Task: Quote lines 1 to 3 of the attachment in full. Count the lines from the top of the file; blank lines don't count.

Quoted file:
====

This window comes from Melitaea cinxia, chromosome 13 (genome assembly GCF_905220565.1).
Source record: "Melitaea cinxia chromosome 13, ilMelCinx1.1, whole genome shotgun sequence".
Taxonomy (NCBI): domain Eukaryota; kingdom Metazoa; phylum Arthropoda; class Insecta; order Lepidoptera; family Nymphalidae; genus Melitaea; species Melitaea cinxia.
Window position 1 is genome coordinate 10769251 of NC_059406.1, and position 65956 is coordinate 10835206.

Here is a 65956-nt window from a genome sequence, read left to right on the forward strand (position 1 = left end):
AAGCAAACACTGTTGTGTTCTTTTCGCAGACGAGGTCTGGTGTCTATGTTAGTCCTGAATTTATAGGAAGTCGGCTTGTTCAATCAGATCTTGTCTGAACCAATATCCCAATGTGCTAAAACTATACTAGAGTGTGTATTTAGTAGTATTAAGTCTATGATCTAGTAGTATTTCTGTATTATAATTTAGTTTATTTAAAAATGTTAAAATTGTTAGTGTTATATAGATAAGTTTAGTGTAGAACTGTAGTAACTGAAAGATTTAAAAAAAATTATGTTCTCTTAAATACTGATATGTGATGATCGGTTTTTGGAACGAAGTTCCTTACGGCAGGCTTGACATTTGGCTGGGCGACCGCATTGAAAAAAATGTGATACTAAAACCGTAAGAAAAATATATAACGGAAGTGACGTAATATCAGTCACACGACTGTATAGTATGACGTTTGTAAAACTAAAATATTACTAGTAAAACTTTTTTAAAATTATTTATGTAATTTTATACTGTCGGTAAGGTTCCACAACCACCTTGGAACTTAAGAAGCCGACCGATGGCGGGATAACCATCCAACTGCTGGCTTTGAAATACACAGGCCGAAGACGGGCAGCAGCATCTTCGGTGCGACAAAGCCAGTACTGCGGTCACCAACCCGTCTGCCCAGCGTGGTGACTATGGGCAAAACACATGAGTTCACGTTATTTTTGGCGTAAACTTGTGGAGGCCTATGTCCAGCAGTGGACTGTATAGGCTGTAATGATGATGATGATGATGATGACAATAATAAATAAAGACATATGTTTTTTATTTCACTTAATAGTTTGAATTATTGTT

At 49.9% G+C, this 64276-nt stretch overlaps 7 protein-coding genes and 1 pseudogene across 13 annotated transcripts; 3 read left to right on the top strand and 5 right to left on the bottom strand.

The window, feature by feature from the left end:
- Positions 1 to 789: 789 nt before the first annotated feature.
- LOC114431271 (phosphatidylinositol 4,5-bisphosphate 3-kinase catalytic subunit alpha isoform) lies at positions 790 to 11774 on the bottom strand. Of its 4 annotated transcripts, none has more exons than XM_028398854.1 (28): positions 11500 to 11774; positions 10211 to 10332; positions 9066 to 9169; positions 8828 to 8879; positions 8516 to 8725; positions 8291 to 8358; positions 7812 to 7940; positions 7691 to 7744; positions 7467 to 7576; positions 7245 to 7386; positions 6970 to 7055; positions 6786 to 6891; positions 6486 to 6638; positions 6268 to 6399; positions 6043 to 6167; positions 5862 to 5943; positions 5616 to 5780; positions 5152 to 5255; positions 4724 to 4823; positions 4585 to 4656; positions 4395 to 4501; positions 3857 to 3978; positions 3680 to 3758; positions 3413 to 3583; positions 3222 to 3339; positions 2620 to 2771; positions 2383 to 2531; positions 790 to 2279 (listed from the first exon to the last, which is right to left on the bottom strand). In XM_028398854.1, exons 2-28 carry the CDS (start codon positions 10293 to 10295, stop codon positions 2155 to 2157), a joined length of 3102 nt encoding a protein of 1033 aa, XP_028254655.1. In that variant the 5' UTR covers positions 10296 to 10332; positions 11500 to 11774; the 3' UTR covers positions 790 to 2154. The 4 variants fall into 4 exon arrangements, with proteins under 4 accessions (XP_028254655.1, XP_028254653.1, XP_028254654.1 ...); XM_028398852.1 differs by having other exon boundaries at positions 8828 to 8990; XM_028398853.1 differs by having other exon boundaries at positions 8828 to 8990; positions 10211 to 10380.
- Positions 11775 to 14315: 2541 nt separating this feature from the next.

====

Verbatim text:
This window comes from Melitaea cinxia, chromosome 13 (genome assembly GCF_905220565.1).
Source record: "Melitaea cinxia chromosome 13, ilMelCinx1.1, whole genome shotgun sequence".
Taxonomy (NCBI): domain Eukaryota; kingdom Metazoa; phylum Arthropoda; class Insecta; order Lepidoptera; family Nymphalidae; genus Melitaea; species Melitaea cinxia.